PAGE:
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Birth of a Behemoth, the Airbus A380

J VanDomelen

J VanDomelen

Posted Mar 29, 2012
1 Comment

The Boeing 747 was the pinnacle of success in aviation. The jumbo jet became the symbol for aviation and opened up the world to global travelers. Boeing was reaping the rewards and reveling in the success that was the 747. Airbus wasn’t resting on its laurels, however, and had set its sights on the popular jet.

In 1988, Airbus lead engineer Jean Roeder and a team of engineers began to develop an ultra-high-capacity airliner (UHCA) to compete with, and even surpass, the Boeing 747, which had no serious competition in the jumbo jet market at the time.

The Airbus team revealed plans at the 1990 Farnborough Air Show to create an aircraft with a 15 percent lower operating cost than the comparable Boeing 747-400. Such was the genesis of the Airbus A380. In 2005, the Airbus A380 made its debut and entered commercial service in 2007 as the largest airliner in aviation history.

All was going well at Airbus. Little did Airbus executives know, however, that in the coming years the company would face a major restructuring, resulting from mergers and acquisitions within the European Union (EU) consortium.

Following the consolidation of many European defense and aerospace companies in 1999 and 2000, Airbus was reborn as a joint-stock company in 2001.  European Aeronautic Defence and Space Company (EADS formed of Aérospatiale-Matra, DaimlerChrysler Aerospace, and CASA) and BAE Systems both held stock in Airbus, in the amount of 80 percent and 20 percent, respectively. In late 2006, BAE systems sold its 20 percent share to EADS for $4.17 billion, transforming Airbus into a fully owned subsidiary of EADS.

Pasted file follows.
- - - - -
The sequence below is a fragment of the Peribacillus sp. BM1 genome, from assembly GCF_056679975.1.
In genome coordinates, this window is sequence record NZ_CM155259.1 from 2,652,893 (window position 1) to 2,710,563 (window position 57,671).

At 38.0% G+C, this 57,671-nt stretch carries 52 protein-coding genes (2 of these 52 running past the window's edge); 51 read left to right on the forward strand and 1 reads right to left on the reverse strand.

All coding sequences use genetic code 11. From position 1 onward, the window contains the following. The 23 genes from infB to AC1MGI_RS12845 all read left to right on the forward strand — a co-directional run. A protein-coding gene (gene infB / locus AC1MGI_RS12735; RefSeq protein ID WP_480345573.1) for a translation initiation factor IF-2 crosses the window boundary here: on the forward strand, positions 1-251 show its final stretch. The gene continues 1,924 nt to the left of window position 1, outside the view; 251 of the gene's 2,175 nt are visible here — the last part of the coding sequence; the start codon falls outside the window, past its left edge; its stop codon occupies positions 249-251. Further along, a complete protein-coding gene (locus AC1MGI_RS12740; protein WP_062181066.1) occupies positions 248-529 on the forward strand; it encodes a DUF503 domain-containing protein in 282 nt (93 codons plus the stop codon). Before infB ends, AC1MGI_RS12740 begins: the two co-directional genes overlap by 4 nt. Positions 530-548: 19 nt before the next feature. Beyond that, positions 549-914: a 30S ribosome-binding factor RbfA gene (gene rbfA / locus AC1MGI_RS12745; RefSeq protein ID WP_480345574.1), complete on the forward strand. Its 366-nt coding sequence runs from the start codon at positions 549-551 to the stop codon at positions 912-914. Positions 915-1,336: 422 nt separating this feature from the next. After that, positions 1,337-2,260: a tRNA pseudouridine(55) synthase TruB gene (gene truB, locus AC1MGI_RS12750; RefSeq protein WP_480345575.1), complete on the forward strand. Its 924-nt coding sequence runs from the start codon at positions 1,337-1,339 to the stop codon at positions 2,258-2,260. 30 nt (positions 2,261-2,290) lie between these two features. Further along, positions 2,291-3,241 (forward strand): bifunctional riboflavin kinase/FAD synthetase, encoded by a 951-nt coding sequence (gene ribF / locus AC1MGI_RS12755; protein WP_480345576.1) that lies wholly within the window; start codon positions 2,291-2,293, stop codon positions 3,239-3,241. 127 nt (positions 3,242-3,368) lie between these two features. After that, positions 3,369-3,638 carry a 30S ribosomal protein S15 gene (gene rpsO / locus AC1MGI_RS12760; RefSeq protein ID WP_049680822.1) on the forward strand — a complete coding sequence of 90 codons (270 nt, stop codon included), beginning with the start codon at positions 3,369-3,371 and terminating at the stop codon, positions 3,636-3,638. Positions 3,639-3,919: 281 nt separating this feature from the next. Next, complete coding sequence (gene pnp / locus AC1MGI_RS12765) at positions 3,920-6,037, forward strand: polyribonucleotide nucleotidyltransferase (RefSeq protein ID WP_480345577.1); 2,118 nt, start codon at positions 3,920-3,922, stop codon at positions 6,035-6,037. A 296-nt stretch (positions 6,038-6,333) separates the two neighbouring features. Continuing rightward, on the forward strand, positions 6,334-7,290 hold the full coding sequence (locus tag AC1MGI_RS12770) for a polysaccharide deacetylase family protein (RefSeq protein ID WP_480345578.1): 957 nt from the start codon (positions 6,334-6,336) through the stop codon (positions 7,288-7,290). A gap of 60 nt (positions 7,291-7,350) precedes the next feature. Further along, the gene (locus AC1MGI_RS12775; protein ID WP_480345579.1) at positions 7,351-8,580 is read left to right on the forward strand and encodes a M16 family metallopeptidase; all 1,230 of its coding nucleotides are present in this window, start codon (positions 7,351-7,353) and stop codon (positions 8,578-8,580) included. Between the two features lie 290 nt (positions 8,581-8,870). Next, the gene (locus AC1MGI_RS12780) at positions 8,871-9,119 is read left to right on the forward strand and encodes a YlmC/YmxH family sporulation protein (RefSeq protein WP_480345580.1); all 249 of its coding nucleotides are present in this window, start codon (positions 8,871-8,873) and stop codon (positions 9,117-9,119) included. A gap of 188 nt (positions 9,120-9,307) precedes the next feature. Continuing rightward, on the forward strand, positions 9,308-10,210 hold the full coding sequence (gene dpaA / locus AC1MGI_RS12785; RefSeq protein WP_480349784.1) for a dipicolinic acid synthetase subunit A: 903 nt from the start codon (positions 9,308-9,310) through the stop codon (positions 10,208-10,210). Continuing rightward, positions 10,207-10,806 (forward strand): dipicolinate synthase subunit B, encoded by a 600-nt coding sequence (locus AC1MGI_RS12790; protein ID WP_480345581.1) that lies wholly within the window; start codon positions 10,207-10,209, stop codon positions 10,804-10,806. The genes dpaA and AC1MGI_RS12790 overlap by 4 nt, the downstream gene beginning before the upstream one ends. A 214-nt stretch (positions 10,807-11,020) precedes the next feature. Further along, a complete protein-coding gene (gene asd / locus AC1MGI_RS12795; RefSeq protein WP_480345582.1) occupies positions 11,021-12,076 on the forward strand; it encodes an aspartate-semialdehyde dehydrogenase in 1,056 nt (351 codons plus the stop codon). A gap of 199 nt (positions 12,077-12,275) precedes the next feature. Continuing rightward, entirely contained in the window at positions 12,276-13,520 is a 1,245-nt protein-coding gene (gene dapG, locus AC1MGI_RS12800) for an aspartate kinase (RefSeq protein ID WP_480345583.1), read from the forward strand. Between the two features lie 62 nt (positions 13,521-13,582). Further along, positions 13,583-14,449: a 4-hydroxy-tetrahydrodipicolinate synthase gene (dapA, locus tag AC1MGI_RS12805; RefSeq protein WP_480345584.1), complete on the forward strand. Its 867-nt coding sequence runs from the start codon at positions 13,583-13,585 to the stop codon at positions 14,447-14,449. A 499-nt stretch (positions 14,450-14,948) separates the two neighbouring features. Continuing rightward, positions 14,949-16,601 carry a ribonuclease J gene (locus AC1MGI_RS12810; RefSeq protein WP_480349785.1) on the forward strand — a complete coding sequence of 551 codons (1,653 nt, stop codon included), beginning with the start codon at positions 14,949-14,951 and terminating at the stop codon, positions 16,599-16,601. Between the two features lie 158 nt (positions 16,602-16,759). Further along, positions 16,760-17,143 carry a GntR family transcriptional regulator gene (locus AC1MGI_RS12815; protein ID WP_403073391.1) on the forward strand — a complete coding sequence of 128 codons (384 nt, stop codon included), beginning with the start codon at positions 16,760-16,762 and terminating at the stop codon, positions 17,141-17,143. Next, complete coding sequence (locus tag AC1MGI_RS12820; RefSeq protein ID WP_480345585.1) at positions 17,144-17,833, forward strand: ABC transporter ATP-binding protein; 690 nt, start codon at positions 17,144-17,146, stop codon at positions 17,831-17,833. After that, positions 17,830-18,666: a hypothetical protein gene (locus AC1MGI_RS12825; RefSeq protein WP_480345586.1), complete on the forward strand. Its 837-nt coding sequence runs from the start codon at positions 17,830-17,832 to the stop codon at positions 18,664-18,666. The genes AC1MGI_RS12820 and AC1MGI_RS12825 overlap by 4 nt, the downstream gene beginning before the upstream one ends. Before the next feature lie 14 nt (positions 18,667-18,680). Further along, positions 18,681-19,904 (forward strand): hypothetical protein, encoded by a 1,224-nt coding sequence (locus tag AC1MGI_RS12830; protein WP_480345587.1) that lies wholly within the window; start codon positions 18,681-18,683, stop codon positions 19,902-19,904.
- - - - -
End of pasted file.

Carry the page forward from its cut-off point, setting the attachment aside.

Fast-forward a decade and Airbus makes a huge splash at the 2011 Paris Air Show with the Airbus A320Neo. Airbus won orders for 1029 of these aircraft within the A320Neo’s six-month launch window, achieving a civil aviation industry record!

Airbus employs approximately 52,000 people globally. Much of its operations are concentrated among 16 facilities in four European Union countries: France, the United Kingdom, Spain, and Germany.

This geek applauds the innovation set forth by Airbus as they continue to flourish in the commercial airline business.

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[…] global aviation community gathered in the United Kingdom (U.K.) this month for the Farnborough International Airshow […]

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